Put simply, your well-prepared tender response is more likely to be well-regarded and scored more highly than a response from a competitor who can do the job but is incapable of clearly articulating that fact. 

So how do you ensure your tender response fits into the ‘well-prepared, well-regarded’ category and not into the inarticulate category?  

Next time you write a tender response, follow these steps to improve your government win rate and avoid the mistakes that will have your tender response fast-tracked to the discard pile. 

1. Research the agency

To make your tender response as relevant as possible, do your research and try to determine what is the root cause of why they have gone to the market, seeking a particular good or service.  

This is easier than you think, because government agencies put out a great deal of information about themselves and what they do on their websites, in their annual reports, and often in the tender documents themselves. 

They expect that if you are serious about doing business with them, you will try to learn what they do and why they need the solution they are after.   

The more you can reflect an understanding of the agency’s needs in your response, the more the evaluators are likely to see you as someone their agency could do business with.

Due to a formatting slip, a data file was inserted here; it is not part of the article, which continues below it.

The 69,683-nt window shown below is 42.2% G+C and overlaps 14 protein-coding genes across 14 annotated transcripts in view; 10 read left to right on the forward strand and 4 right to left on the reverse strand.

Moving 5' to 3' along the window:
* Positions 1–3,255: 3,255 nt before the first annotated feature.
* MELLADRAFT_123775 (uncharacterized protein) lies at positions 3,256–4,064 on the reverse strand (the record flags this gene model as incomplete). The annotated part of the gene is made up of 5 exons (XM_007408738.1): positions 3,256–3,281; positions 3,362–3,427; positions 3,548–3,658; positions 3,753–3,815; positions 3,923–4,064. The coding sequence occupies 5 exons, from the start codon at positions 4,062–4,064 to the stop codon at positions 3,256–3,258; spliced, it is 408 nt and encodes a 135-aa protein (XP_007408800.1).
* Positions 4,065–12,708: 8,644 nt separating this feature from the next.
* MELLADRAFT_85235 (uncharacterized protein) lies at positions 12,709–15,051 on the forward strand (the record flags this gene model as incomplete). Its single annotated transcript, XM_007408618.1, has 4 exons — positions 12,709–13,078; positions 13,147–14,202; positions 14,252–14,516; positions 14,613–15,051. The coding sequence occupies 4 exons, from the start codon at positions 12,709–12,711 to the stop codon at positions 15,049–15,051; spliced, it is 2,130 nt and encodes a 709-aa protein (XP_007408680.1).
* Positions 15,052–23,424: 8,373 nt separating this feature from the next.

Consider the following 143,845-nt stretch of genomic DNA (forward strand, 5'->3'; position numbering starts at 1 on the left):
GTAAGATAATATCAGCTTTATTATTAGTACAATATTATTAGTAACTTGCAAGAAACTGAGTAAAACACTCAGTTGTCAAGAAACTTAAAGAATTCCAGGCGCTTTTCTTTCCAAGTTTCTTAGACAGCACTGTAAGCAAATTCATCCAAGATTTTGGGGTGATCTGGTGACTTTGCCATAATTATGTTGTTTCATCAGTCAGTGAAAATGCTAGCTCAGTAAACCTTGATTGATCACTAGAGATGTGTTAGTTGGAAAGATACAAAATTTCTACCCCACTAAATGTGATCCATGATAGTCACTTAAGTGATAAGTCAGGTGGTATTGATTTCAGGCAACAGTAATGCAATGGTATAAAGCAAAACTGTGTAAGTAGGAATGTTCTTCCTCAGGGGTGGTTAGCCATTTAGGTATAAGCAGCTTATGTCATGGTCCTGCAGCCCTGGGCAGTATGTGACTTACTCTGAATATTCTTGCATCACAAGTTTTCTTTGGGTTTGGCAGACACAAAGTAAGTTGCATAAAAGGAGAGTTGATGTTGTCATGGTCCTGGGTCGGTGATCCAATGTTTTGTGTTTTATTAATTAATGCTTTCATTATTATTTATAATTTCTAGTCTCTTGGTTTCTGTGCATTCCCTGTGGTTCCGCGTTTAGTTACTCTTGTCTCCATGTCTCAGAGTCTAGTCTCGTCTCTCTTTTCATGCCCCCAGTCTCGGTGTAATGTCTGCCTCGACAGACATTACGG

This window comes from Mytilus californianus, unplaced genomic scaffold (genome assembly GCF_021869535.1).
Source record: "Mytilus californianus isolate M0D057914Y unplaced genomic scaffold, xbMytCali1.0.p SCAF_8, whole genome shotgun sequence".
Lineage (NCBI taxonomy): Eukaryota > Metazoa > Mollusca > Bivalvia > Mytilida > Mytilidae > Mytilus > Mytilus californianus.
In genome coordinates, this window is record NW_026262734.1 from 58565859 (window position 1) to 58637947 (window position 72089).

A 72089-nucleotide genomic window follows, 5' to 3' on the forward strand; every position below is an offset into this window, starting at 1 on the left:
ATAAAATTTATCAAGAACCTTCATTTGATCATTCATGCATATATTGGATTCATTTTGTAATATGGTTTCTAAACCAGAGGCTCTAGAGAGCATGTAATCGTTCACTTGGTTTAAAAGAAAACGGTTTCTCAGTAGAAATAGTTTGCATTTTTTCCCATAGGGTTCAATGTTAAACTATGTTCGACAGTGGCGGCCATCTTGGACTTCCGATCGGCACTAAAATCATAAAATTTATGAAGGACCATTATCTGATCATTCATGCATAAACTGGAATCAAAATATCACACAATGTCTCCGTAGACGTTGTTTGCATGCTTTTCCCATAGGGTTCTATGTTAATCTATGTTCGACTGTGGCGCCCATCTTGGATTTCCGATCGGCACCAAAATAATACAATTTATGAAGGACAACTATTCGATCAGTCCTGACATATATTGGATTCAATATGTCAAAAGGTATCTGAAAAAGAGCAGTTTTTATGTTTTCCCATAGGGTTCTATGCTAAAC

But guess what, very few tender respondents bother to do this, and their ignorance of the agency and what it does really shows through.

2. Read all the tender documentation

A typical tender request will consist of several specific documents. There is likely to be a statement of the tender conditions, a statement of requirements, a draft contract and various tender response forms.  

In addition, during the tender period, the agency may issue addendums that contain vital new information.   

One of the biggest mistakes you can make is to jump straight into answering questions without fully reading all the documents. If you do not read them all at the beginning, there is a very good chance you will either do some unnecessary work or fail to do something that is required.  

There might be a showstopper in the contract which means you should not even contemplate bidding.  

Or there might be a requirement to do something within a particular timeframe that you cannot meet. In which case you should ‘qualify out’ before you even start responding. 

Tenders are usually only open for a short period of time – usually four weeks, sometimes only two.  A rookie mistake is to think you have all the time in the world, and not even start looking at it until a week or more has gone by.  

You should set enough time aside on day one to read all the tender request documents from start to finish, no matter how boring or irrelevant they seem to be. You need to do that to get a full understanding of what the tender process requires of you.